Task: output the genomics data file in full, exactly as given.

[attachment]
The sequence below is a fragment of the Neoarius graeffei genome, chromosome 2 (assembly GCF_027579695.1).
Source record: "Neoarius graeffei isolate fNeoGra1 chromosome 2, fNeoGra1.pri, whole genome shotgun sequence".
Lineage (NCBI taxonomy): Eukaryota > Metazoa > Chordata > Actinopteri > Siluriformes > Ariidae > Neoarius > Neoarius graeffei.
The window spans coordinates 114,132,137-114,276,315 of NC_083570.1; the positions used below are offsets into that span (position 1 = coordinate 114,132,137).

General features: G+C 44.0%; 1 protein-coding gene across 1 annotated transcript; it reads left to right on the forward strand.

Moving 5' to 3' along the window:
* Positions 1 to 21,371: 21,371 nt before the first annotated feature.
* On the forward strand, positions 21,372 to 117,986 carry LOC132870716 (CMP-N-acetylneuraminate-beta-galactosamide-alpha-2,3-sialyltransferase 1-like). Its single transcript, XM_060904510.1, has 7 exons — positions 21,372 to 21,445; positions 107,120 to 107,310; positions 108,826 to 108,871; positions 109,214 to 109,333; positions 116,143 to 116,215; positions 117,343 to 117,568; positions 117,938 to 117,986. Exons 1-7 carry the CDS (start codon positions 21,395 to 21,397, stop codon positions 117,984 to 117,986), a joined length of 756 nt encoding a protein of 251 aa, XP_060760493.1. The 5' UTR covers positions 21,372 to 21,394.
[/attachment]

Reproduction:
The sequence below is a fragment of the Neoarius graeffei genome, chromosome 2 (assembly GCF_027579695.1).
Source record: "Neoarius graeffei isolate fNeoGra1 chromosome 2, fNeoGra1.pri, whole genome shotgun sequence".
Lineage (NCBI taxonomy): Eukaryota > Metazoa > Chordata > Actinopteri > Siluriformes > Ariidae > Neoarius > Neoarius graeffei.
The window spans coordinates 114,132,137-114,276,315 of NC_083570.1; the positions used below are offsets into that span (position 1 = coordinate 114,132,137).

General features: G+C 44.0%; 1 protein-coding gene across 1 annotated transcript; it reads left to right on the forward strand.

Moving 5' to 3' along the window:
* Positions 1 to 21,371: 21,371 nt before the first annotated feature.
* On the forward strand, positions 21,372 to 117,986 carry LOC132870716 (CMP-N-acetylneuraminate-beta-galactosamide-alpha-2,3-sialyltransferase 1-like). Its single transcript, XM_060904510.1, has 7 exons — positions 21,372 to 21,445; positions 107,120 to 107,310; positions 108,826 to 108,871; positions 109,214 to 109,333; positions 116,143 to 116,215; positions 117,343 to 117,568; positions 117,938 to 117,986. Exons 1-7 carry the CDS (start codon positions 21,395 to 21,397, stop codon positions 117,984 to 117,986), a joined length of 756 nt encoding a protein of 251 aa, XP_060760493.1. The 5' UTR covers positions 21,372 to 21,394.